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Project Management: A Managerial Approach, 8th Edition by Samuel J. Mantel Jr., Jack R. Meredith

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CHAPTER 3

The Project Manager

Chapters 3 and 4 discuss topics relevant to PMBOK knowledge area 6, Human Resource Management. In the last chapter, we described how projects are evaluated and selected for development. Before more progress can be made, a project manager (PM) must be appointed. Not only is the appointment of a PM (the project “leader”) important to initiate any project, but the PM is probably the major resource input to the project compared to the team, the capital, the materials, and any other inputs—hence our extensive discussion here. As the leader, this person will take responsibility for planning, implementing, and completing the project, beginning with the job of getting things started. Actually, the way to get things started is to hold a meeting. We will delay discussion of the initial project meeting, however, until Chapter 5 because it is the first step in the process of planning the project.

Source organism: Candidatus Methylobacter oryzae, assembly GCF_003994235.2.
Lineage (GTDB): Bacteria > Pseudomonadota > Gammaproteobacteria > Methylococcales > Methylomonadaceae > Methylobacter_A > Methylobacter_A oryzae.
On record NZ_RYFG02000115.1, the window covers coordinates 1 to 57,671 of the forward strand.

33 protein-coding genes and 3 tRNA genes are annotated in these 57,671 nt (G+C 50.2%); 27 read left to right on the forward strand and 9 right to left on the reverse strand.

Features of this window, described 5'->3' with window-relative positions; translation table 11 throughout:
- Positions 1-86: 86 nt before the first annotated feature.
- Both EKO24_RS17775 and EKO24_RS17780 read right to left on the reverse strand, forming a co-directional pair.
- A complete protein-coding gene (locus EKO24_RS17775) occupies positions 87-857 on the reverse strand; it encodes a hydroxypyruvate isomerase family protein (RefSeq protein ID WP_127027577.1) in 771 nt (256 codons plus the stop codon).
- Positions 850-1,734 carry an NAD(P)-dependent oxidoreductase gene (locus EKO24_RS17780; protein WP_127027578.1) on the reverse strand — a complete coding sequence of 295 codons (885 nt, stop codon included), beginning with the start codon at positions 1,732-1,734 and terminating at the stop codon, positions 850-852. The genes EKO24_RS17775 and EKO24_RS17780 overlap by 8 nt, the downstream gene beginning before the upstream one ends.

images PMBOK Guide 1.6, 4.3, 9

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DILBERT: © Scott Adams/Dist. by United Feature Syndicate, Inc.

The PM can be chosen and installed as soon as the project is selected for funding or at any earlier point that seems desirable to senior management. If the PM is appointed prior to project selection or if the PM originated the project, several of the usual start-up tasks are simplified. ...

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